U.S. star says her ‘Hunger Games’ character inspired pay gap comments
Actress Jennifer Lawrence said playing the character Katniss Everdeen in the “Hunger Games” inspired her to speak out against the gender pay gap
Actress Jennifer Lawrence said playing the reluctant warrior character Katniss Everdeen in the “Hunger Games” inspired her to speak out against the gender pay gap in the film industry.
Lawrence, who criticized the disparity in pay between men and women actors in Hollywood films in an open letter this month, was asked at a news conference whether the Katniss character had motivated her to address the issue.
“I don’t see how I couldn’t be inspired by this character, I mean I was so inspired by her when I read the books, it’s the reason I wanted to play her,” she said, a day before the world premiere of “The Hunger Games: Mockingjay - Part 2” in Berlin.
“So I think it would be impossible to go four years with this character and not be inspired by her.”
Co-star Donald Sutherland, who plays the tyrannical President Snow whose government is the target of the revolution led by Katniss, said he hoped the hugely popular films would motivate young people worldwide to become political activists.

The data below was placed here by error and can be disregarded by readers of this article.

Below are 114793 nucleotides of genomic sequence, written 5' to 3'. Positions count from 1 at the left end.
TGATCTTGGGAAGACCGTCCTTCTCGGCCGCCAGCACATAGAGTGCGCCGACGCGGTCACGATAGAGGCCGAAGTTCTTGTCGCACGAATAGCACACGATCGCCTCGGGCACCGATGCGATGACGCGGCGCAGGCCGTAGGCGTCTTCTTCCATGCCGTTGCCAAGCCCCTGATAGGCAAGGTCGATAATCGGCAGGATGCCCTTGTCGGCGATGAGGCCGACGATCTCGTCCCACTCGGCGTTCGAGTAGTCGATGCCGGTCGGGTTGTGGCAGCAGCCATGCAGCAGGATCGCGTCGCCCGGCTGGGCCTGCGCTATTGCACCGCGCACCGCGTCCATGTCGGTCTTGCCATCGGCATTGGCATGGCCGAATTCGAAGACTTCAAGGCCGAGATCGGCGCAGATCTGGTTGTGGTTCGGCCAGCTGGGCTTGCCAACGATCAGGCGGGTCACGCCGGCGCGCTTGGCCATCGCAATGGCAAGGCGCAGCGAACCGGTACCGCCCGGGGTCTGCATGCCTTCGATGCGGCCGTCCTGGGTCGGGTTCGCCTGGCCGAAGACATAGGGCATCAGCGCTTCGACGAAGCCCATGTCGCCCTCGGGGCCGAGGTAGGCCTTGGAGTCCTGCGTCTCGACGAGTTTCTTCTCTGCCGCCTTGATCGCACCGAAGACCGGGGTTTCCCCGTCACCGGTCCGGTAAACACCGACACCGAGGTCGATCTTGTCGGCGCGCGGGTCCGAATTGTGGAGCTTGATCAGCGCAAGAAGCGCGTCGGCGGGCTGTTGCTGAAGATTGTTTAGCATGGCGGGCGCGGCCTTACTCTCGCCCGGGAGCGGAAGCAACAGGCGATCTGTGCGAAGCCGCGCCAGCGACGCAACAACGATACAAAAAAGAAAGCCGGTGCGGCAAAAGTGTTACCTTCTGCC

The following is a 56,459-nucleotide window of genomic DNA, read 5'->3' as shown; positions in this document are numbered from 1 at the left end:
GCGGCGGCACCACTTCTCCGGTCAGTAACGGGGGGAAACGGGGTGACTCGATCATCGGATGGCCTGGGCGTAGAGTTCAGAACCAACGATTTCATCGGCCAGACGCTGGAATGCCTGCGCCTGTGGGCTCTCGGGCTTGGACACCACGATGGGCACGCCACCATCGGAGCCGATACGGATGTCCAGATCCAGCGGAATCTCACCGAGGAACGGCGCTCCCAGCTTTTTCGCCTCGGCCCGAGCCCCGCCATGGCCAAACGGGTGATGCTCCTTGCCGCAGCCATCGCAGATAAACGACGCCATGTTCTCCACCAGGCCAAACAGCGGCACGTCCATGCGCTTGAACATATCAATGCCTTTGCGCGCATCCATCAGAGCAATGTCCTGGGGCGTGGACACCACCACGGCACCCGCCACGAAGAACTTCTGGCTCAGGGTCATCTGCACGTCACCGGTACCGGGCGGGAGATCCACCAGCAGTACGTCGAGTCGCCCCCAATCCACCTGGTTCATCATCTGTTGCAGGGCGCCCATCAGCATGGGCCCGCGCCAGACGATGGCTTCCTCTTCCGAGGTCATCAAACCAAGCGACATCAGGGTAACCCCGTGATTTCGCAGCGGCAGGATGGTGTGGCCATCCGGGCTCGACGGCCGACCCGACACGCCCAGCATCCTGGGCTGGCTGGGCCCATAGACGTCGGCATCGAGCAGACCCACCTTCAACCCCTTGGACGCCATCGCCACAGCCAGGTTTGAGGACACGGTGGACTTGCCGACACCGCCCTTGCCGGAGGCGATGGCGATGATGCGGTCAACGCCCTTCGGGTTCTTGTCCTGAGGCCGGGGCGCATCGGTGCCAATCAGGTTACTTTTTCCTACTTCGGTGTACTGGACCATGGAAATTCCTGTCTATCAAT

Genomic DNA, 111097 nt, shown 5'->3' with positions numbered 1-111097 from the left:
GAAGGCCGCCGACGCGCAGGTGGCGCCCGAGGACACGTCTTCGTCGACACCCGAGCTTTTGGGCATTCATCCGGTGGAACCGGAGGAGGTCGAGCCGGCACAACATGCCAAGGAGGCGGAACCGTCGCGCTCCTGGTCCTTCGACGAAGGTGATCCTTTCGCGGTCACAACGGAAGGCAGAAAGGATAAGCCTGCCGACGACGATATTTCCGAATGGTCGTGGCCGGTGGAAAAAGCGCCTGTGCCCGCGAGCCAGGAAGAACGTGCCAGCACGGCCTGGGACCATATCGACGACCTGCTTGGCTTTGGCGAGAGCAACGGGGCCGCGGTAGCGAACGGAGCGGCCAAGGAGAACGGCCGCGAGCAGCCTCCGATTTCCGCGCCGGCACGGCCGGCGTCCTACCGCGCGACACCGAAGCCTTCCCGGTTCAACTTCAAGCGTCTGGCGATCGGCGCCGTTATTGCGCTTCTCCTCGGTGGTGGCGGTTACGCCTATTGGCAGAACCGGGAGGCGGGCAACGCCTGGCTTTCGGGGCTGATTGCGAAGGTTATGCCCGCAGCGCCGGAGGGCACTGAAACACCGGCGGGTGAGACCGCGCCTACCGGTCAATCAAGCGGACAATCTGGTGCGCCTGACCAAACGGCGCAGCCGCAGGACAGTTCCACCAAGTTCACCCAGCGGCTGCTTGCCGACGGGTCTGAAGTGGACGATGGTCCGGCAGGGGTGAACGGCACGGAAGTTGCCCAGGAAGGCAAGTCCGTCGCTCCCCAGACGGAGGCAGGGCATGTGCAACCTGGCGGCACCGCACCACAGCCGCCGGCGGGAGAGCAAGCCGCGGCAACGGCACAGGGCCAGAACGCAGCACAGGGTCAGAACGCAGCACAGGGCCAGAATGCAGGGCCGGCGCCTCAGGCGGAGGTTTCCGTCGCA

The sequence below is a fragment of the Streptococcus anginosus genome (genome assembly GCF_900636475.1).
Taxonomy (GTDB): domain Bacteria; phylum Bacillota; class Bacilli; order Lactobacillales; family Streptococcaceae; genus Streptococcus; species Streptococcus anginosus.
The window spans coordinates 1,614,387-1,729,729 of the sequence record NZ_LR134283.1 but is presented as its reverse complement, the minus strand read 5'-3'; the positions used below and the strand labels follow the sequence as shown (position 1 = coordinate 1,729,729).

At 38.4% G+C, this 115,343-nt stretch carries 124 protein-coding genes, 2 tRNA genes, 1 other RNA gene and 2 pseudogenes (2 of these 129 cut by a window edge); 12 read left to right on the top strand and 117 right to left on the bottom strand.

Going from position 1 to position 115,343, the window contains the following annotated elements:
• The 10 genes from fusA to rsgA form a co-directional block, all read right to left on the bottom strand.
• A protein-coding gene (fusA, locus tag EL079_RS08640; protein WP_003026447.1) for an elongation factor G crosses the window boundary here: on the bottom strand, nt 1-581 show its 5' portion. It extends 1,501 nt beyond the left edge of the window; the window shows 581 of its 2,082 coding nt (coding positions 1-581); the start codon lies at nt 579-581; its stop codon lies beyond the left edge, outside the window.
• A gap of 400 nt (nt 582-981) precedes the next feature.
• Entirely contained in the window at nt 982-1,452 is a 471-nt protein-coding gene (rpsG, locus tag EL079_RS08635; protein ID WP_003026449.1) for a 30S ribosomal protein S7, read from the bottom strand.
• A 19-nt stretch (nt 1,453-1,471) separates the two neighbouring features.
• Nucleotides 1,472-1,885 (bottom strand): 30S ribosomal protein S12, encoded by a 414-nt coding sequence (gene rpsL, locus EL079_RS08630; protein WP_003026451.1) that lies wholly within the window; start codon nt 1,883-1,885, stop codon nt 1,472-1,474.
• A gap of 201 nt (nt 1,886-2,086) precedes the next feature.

“If it doesn’t work, we’re dead, all of us, if we don’t evoke climate change, if we don’t solve refugee problems, we don’t do any of that, we’re dead,” Sutherland said, adding that a film could be a trigger for change.
“I know that it can because ‘Paths of Glory’, Stanley Kubrick’s film, politicized me in 1956,” the Canadian actor said. “So this one is universal, it goes all over the world and young people love it.”
Lawrence, who has become one of the brightest stars in Hollywood largely on the basis of the “Hunger Games” films based on the novels by Suzanne Collins, said that for her the hardest aspect of playing Katniss was the fact that the character was a slow burn when it came to becoming a diehard revolutionary.
“I wanted her to be a warrior right away, I wanted her to want to be a leader,” Lawrence said. “I had to keep my own personal emotions about her situation out of my performance.”